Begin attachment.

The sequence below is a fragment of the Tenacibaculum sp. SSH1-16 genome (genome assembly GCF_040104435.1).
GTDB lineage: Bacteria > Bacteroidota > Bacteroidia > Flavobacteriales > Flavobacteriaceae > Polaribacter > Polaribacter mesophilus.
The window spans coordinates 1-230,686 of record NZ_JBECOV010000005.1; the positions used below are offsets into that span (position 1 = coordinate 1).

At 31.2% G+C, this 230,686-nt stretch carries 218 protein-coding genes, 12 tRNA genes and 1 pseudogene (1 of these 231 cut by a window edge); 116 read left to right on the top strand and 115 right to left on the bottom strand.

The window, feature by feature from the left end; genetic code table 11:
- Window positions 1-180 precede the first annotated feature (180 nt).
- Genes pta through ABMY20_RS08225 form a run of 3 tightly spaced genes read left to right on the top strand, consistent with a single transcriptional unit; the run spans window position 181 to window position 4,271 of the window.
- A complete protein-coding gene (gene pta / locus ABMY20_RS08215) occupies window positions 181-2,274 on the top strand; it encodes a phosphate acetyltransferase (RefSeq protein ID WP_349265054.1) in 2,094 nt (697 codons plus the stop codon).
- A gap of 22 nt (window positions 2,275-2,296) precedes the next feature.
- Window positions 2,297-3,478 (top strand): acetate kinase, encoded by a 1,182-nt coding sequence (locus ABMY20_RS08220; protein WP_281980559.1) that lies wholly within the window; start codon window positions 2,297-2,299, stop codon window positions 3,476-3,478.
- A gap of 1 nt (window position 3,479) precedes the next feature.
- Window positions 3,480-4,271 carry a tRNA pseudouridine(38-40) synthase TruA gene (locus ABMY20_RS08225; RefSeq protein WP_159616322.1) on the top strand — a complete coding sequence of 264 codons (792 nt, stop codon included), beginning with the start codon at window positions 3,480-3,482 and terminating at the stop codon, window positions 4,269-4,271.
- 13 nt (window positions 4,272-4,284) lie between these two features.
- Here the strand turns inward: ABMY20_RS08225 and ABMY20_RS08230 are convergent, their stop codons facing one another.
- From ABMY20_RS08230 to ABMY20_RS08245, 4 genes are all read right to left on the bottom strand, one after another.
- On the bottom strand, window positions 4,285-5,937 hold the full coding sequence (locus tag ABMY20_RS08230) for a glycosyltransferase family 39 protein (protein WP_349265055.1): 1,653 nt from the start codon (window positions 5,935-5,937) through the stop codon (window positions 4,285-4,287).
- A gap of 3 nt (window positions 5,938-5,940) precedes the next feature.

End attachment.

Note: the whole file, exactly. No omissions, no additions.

The sequence below is a fragment of the Tenacibaculum sp. SSH1-16 genome (genome assembly GCF_040104435.1).
GTDB lineage: Bacteria > Bacteroidota > Bacteroidia > Flavobacteriales > Flavobacteriaceae > Polaribacter > Polaribacter mesophilus.
The window spans coordinates 1-230,686 of record NZ_JBECOV010000005.1; the positions used below are offsets into that span (position 1 = coordinate 1).

At 31.2% G+C, this 230,686-nt stretch carries 218 protein-coding genes, 12 tRNA genes and 1 pseudogene (1 of these 231 cut by a window edge); 116 read left to right on the top strand and 115 right to left on the bottom strand.

The window, feature by feature from the left end; genetic code table 11:
- Window positions 1-180 precede the first annotated feature (180 nt).
- Genes pta through ABMY20_RS08225 form a run of 3 tightly spaced genes read left to right on the top strand, consistent with a single transcriptional unit; the run spans window position 181 to window position 4,271 of the window.
- A complete protein-coding gene (gene pta / locus ABMY20_RS08215) occupies window positions 181-2,274 on the top strand; it encodes a phosphate acetyltransferase (RefSeq protein ID WP_349265054.1) in 2,094 nt (697 codons plus the stop codon).
- A gap of 22 nt (window positions 2,275-2,296) precedes the next feature.
- Window positions 2,297-3,478 (top strand): acetate kinase, encoded by a 1,182-nt coding sequence (locus ABMY20_RS08220; protein WP_281980559.1) that lies wholly within the window; start codon window positions 2,297-2,299, stop codon window positions 3,476-3,478.
- A gap of 1 nt (window position 3,479) precedes the next feature.
- Window positions 3,480-4,271 carry a tRNA pseudouridine(38-40) synthase TruA gene (locus ABMY20_RS08225; RefSeq protein WP_159616322.1) on the top strand — a complete coding sequence of 264 codons (792 nt, stop codon included), beginning with the start codon at window positions 3,480-3,482 and terminating at the stop codon, window positions 4,269-4,271.
- 13 nt (window positions 4,272-4,284) lie between these two features.
- Here the strand turns inward: ABMY20_RS08225 and ABMY20_RS08230 are convergent, their stop codons facing one another.
- From ABMY20_RS08230 to ABMY20_RS08245, 4 genes are all read right to left on the bottom strand, one after another.
- On the bottom strand, window positions 4,285-5,937 hold the full coding sequence (locus tag ABMY20_RS08230) for a glycosyltransferase family 39 protein (protein WP_349265055.1): 1,653 nt from the start codon (window positions 5,935-5,937) through the stop codon (window positions 4,285-4,287).
- A gap of 3 nt (window positions 5,938-5,940) precedes the next feature.